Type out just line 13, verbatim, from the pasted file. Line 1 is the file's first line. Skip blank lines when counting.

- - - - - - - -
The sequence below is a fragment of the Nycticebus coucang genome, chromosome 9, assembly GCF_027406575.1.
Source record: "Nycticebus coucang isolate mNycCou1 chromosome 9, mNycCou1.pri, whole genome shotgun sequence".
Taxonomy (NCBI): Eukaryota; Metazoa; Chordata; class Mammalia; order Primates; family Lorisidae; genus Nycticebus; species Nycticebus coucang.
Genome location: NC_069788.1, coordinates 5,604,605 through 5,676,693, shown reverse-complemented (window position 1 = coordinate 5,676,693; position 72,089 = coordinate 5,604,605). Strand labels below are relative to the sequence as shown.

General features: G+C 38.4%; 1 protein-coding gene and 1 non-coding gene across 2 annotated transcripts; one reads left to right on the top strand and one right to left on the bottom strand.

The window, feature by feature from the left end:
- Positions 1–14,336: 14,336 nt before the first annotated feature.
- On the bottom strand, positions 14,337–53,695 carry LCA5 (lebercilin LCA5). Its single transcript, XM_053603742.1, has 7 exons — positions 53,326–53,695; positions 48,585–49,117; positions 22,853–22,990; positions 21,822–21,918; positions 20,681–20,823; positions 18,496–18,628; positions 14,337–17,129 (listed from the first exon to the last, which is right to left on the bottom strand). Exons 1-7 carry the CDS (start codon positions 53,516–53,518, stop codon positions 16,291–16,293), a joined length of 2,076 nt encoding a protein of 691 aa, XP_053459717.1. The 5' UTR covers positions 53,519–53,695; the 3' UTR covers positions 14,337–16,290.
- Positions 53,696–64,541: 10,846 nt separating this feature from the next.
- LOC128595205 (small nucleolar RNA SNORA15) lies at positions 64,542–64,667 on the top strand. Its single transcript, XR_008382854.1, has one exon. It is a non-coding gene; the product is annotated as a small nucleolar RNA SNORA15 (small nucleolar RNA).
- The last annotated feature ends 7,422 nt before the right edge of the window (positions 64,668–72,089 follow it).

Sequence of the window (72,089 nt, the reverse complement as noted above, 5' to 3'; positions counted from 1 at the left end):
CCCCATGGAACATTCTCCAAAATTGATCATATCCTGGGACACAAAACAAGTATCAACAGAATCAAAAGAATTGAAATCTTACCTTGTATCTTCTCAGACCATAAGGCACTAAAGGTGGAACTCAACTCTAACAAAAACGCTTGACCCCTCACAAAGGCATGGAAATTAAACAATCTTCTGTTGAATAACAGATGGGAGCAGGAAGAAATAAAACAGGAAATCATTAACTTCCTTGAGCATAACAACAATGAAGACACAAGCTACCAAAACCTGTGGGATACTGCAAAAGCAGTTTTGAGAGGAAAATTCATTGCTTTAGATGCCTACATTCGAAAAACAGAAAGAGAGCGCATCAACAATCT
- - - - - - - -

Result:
CCCCATGGAACATTCTCCAAAATTGATCATATCCTGGGACACAAAACAAGTATCAACAGAATCAAAAGAATTGAAATCTTACCTTGTATCTTCTCAGACCATAAGGCACTAAAGGTGGAACTCAACTCTAACAAAAACGCTTGACCCCTCACAAAGGCATGGAAATTAAACAATCTTCTGTTGAATAACAGATGGGAGCAGGAAGAAATAAAACAGGAAATCATTAACTTCCTTGAGCATAACAACAATGAAGACACAAGCTACCAAAACCTGTGGGATACTGCAAAAGCAGTTTTGAGAGGAAAATTCATTGCTTTAGATGCCTACATTCGAAAAACAGAAAGAGAGCGCATCAACAATCT